I kid (sort of), but I do look forward to lots of other flavors this time of year. One of my hands-down favorites?
So how about some gingerbread pancakes? And, since I happen to think that syrup is fine but a bit yawn-worthy, how about a delicious cinnamon espresso glaze to drizzle?
Now we’re talking.
Gingerbread Pancakes with Cinnamon Espresso Glaze
- 1 1/2 cups all-purpose flour
- 2 teaspoons baking powder
- 1/2 teaspoon baking soda
- 1/2 teaspoon ground ginger
- 1/2 teaspoon salt
- 1 1/4 – 1 1/2 cups milk
- 2 eggs
- 2 tablespoons molasses
- 1 teaspoon vanilla
- 2 tablespoons melted butter
- 1 cup powdered sugar
- 1/2 teaspoon cinnamon
- approx. 2 tablespoons very strong coffee, cooled
1. In a bowl, mix together all dry ingredients for pancakes.
2. Make a well in the center and pour in wet ingredients.
3. Whisk together until thoroughly mixed, though still a bit lumpy.
4. Pour by ladel-full onto griddle or in frying pan over medium heat and cook until bubbly all over the top. Flip and cook other side.
5. While that’s happening, mix up glaze ingredients in a small bowl. Adjust powdered sugar or coffee amounts to thicken or thin, respectively.
6. Serve pancakes with glaze drizzled over the top.
We’re gorging on a delicious retail sandwich right now, my friends.
Friday, also known as Black Friday, brought with it a flurry of fantastic deals, did it not? Stores opened bright and early (or even the evening before) to get us all riled up and excited over the phenomenal bargains to be had. Nothing wrong with wanting to snag great prices on gifts and things, right?
And today! Oh, today! Arguably, today is even better, particularly if you’re a big mob-phobic like yours truly. Today is Cyber Monday and promises all sorts of phenomenal promotions and savings right from the comfort of your desk, bed, or couch. How great is that? Again, nothing wrong with scoring some fabulous finds.
It is, indeed, a spectacular retail sandwich.
But… what’s inside? What do we find if we peek in between those two ends flanking this delectable weekend of deal-scoring?
Well, there was Small Business Saturday. And that was cool. Always good to support small, local (if possible) businesses. I can get onboard with that.
Still, that fits right into the retail feast, no?
What else is there, really? What’s the, well, MEAT of the sandwich?
. . .
On a whisper, with very little fanfare, we ushered in Advent.
No flashy banners. No bright signs. No pulsing neon letters.
Just a flicker of candlelight as match touched wick.
No noisy ads. No promotional jingles.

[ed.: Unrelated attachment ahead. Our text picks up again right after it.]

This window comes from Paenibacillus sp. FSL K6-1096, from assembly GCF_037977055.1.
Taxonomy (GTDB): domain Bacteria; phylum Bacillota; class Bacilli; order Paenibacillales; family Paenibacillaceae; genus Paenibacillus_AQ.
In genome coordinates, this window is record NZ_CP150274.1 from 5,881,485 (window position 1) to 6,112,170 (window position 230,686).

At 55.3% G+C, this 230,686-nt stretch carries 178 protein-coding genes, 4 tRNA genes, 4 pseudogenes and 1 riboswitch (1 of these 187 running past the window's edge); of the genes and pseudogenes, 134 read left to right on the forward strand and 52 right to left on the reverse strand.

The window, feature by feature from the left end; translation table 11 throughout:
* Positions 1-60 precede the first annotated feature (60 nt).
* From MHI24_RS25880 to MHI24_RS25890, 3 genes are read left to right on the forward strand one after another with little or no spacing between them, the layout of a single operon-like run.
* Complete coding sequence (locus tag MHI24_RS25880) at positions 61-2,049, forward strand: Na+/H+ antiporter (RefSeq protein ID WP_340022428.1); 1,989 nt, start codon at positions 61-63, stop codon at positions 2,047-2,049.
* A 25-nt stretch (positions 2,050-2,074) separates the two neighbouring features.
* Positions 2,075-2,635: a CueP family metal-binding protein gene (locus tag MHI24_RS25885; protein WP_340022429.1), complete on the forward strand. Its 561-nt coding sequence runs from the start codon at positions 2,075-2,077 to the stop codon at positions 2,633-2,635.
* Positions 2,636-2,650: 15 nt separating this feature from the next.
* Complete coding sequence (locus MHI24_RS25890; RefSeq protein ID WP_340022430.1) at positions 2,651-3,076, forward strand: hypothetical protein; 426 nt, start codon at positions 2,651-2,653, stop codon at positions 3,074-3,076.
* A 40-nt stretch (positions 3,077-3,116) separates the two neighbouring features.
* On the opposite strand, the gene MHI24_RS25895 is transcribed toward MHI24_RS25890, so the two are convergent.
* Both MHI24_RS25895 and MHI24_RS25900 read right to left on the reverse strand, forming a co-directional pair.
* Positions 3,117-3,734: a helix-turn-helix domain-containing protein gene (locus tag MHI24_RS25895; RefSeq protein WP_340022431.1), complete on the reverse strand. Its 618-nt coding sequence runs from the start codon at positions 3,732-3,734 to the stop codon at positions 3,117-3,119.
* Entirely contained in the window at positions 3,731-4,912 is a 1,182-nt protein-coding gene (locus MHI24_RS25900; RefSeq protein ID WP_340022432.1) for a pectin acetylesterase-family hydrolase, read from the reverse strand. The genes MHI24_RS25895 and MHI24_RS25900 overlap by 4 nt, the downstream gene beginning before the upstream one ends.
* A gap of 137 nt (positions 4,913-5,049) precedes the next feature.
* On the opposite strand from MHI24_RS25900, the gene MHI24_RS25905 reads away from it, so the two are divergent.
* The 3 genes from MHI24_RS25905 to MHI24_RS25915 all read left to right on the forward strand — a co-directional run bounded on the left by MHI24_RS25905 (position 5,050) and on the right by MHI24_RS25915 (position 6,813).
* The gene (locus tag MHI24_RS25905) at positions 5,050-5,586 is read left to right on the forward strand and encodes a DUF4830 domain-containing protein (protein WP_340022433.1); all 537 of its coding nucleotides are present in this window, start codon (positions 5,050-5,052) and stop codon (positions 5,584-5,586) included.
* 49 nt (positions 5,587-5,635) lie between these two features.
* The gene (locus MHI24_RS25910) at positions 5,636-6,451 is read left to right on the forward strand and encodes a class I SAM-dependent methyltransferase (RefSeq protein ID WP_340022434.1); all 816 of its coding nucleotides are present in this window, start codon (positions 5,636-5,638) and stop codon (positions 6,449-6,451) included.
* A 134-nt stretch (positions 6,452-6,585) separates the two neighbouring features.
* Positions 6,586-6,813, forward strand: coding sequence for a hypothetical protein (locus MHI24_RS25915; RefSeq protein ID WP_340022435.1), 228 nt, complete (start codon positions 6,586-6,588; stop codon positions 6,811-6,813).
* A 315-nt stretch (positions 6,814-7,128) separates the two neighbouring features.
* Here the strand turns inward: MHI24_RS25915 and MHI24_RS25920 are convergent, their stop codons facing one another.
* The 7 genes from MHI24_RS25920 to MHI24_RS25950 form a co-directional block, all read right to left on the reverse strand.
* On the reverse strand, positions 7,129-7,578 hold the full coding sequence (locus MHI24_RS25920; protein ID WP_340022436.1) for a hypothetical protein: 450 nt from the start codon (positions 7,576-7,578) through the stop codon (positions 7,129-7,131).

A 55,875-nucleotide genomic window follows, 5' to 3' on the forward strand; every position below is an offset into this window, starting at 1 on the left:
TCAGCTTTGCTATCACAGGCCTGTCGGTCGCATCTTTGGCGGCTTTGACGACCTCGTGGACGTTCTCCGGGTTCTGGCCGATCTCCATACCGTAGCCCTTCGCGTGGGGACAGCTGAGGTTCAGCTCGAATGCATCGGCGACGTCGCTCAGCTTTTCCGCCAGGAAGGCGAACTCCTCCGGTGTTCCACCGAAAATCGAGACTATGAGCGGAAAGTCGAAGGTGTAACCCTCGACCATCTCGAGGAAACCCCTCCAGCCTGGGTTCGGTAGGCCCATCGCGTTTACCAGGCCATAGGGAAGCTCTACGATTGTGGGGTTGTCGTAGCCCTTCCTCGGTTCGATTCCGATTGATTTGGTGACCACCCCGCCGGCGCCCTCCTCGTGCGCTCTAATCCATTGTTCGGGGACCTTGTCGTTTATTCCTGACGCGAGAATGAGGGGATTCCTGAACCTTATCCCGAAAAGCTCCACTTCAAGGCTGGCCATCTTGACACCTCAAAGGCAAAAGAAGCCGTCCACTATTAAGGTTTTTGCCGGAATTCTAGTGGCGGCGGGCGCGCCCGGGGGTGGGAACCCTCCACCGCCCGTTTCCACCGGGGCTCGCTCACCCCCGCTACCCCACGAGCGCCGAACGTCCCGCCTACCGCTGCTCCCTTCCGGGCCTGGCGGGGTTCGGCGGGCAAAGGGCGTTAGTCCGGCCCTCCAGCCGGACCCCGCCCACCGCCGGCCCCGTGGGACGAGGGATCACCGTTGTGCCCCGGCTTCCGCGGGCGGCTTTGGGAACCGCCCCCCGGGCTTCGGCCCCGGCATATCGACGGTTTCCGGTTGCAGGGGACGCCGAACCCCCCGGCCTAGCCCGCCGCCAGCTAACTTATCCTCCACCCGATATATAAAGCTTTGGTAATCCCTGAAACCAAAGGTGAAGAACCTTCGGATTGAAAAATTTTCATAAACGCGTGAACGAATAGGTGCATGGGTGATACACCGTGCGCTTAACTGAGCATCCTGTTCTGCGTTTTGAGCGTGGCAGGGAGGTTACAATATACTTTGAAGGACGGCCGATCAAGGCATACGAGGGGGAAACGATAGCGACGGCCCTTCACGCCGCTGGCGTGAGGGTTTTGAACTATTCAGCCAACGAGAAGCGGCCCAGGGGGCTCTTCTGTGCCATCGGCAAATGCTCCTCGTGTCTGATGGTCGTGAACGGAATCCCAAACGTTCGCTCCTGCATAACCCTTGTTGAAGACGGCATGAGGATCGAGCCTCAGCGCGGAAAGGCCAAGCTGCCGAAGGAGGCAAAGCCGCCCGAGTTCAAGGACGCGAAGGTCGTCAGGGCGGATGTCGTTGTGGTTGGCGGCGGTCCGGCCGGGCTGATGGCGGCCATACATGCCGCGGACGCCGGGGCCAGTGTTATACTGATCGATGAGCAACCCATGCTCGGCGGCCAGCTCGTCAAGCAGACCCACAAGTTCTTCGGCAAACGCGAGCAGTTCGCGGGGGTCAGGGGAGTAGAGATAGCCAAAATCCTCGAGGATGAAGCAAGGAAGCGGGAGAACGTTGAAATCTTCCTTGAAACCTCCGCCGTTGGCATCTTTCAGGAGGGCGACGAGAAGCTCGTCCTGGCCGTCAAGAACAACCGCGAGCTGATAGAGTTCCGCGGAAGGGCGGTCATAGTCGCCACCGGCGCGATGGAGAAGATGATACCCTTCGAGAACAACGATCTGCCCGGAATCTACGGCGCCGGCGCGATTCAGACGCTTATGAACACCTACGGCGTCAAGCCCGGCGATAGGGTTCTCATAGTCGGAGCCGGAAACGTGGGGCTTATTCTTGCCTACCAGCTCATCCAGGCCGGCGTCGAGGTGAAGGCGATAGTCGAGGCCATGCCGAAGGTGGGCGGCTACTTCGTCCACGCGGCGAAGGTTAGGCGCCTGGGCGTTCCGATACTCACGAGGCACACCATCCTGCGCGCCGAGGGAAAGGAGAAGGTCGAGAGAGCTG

Just murmured blessings over a gathering by a wreath.
No pushy crowds. No camping by the door. No fighting for a place.
Just room for everyone. A place for every man, woman, and child. All welcomed and embraced.
Heads bowed, we watched the first purple candle alight.
That’s what this candle represents.
Not for a good deal.
But for a Savior.
I would go every chance I got to visit my tiny little girl. It was hard, having a ten-month-old and a newborn who was not yet home, but I was determined to spend every moment I could manage with each of them.
C. was so, so small. Less than one and a half pounds, she was so itty bitty and delicate. We’d pass other families, share an encouraging word or a smile, and gaze proudly at our tiny daughter. I think we already knew she had something to teach us all.
She may have been eager to get started on her life in this big old world, but she was going to have to demonstrate some serious strength before she could get on with it!
Less than two pounds and fierce with determination. And her determination continued to grow, right along with her weight. Little C. was tough and, day by day, got even stronger. Part of the routine to keep her that way included making sure she got both caffeine and sodium.
I used to tease that she was having her daily “coffee and a salty snack.” I used to laugh that she probably looked forward to it– surely, that had to be one of the best parts of her day, right? I mean, let’s be honest– coffee and salty snacks sure make ME happy.
But there are times it’s so much easier to focus on the tough stuff, right? Times it seems like the road ahead can be so very steep.
Even just the day-to-day grind can wear us down. It can feel exhausting to put one foot in front of the other when life feels overwhelming. Baby up waking through the night, eggs burning to the omelet pan, stain on the front of a favorite blouse… all those things can send the whole day into a tailspin.
It can so easy to throw our hands in the air or burst into tears when it seems like things are just too hard.
Things were hard for C. sometimes too. And this was her response to that:
Still a featherweight, dealing with all that came with that, she smiled.
Showing strength and feistiness at every turn, she smiled.
Gram by gram, getting bigger and stronger, she smiled.